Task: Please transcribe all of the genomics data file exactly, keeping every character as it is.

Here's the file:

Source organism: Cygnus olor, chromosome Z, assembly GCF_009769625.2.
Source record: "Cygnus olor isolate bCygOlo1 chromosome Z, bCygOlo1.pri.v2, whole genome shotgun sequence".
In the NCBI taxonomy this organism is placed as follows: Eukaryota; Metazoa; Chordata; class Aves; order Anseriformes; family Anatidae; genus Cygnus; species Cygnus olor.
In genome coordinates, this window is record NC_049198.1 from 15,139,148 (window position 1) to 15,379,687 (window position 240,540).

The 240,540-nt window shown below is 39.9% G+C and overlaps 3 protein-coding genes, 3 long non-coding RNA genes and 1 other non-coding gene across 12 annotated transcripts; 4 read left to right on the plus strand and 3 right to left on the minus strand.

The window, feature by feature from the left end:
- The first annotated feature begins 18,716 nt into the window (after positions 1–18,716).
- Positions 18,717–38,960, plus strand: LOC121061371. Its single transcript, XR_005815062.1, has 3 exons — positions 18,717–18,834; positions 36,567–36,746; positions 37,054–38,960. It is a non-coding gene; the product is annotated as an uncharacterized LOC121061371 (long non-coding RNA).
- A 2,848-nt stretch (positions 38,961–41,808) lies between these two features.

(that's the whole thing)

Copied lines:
Source organism: Cygnus olor, chromosome Z, assembly GCF_009769625.2.
Source record: "Cygnus olor isolate bCygOlo1 chromosome Z, bCygOlo1.pri.v2, whole genome shotgun sequence".
In the NCBI taxonomy this organism is placed as follows: Eukaryota; Metazoa; Chordata; class Aves; order Anseriformes; family Anatidae; genus Cygnus; species Cygnus olor.
In genome coordinates, this window is record NC_049198.1 from 15,139,148 (window position 1) to 15,379,687 (window position 240,540).

The 240,540-nt window shown below is 39.9% G+C and overlaps 3 protein-coding genes, 3 long non-coding RNA genes and 1 other non-coding gene across 12 annotated transcripts; 4 read left to right on the plus strand and 3 right to left on the minus strand.

The window, feature by feature from the left end:
- The first annotated feature begins 18,716 nt into the window (after positions 1–18,716).
- Positions 18,717–38,960, plus strand: LOC121061371. Its single transcript, XR_005815062.1, has 3 exons — positions 18,717–18,834; positions 36,567–36,746; positions 37,054–38,960. It is a non-coding gene; the product is annotated as an uncharacterized LOC121061371 (long non-coding RNA).
- A 2,848-nt stretch (positions 38,961–41,808) lies between these two features.